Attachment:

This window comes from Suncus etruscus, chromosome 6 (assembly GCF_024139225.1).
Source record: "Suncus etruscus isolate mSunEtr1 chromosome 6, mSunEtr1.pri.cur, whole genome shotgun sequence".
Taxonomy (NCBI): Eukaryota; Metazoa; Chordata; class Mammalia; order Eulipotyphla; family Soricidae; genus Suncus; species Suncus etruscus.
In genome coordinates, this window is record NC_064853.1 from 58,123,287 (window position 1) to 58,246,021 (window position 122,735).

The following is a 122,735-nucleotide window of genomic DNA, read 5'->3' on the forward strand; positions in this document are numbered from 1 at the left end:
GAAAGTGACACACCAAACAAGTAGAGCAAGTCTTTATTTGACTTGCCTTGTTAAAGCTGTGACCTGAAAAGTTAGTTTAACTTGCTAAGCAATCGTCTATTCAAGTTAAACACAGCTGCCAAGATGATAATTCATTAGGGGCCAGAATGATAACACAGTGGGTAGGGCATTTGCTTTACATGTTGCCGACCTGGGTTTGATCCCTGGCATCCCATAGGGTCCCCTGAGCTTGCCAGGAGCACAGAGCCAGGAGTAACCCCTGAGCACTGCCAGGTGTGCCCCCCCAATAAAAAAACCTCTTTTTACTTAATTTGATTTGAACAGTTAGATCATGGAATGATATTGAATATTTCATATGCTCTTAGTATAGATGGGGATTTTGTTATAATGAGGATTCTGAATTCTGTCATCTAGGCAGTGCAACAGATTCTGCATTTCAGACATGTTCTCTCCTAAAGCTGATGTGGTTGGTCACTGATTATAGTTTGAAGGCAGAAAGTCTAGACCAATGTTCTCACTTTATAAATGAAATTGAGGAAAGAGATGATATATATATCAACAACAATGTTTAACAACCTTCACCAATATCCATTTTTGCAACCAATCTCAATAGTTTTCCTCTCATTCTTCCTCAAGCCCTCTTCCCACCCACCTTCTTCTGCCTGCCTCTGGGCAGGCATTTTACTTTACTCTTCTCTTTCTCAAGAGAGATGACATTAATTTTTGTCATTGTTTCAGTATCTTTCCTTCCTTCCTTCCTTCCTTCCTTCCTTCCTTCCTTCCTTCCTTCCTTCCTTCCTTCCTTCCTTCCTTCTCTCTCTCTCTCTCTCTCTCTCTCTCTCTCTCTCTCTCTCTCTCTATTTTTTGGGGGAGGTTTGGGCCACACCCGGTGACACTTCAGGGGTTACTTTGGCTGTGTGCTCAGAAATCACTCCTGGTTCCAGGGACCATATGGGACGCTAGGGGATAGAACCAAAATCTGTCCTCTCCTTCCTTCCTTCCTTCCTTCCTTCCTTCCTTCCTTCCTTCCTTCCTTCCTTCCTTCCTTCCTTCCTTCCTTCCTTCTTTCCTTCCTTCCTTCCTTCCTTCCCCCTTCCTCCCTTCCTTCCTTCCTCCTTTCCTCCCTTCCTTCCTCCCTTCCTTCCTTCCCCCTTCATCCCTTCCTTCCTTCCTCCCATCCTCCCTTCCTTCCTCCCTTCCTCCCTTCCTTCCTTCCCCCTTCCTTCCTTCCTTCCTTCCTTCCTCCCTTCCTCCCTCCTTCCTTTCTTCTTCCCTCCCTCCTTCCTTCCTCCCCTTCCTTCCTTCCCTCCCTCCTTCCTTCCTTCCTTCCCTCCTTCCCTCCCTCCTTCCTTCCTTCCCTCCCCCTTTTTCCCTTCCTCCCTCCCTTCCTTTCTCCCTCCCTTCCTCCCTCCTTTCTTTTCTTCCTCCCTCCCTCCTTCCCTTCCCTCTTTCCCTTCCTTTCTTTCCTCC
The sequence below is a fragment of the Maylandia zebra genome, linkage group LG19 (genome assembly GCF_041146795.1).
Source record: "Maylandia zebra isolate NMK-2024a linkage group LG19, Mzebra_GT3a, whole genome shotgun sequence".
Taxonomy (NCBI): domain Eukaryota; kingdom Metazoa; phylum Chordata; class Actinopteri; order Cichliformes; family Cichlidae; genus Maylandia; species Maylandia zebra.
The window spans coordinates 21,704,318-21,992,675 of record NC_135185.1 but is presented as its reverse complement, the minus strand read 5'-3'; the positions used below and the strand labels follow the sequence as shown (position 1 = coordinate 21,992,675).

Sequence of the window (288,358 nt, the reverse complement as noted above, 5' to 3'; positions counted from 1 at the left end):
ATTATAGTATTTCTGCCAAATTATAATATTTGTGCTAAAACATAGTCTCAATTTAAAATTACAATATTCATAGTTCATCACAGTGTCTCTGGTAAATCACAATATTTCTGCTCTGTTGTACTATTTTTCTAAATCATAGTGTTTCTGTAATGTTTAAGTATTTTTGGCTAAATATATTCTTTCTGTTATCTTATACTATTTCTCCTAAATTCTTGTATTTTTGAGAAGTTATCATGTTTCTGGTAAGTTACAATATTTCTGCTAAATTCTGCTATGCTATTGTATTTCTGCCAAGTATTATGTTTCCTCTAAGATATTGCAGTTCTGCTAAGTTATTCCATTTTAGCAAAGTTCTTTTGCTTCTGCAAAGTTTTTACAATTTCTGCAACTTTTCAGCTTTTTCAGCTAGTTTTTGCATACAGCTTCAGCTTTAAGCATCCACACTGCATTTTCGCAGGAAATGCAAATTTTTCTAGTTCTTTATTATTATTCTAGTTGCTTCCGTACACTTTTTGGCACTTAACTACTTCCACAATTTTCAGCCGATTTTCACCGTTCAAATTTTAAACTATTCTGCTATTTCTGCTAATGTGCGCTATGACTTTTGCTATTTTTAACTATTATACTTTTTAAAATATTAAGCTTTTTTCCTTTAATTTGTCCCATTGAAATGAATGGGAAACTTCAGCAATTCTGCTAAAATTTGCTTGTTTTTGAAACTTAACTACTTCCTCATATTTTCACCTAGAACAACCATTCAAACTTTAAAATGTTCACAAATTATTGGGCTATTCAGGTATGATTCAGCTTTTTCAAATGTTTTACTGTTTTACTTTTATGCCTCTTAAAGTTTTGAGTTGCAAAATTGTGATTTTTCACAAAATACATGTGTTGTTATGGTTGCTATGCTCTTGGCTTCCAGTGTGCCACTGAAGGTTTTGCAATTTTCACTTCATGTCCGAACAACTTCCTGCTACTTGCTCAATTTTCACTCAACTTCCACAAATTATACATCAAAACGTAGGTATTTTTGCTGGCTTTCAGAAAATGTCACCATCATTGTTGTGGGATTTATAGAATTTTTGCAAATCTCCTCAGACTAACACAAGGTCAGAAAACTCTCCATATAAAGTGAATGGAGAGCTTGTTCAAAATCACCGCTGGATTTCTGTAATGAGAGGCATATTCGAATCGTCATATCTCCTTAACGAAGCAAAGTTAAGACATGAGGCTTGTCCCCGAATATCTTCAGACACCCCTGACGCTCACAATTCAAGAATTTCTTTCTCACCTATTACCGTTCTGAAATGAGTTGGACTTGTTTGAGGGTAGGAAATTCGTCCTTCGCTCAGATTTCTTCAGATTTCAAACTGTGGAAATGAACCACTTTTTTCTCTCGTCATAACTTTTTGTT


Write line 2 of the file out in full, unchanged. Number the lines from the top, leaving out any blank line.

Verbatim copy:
Source record: "Suncus etruscus isolate mSunEtr1 chromosome 6, mSunEtr1.pri.cur, whole genome shotgun sequence".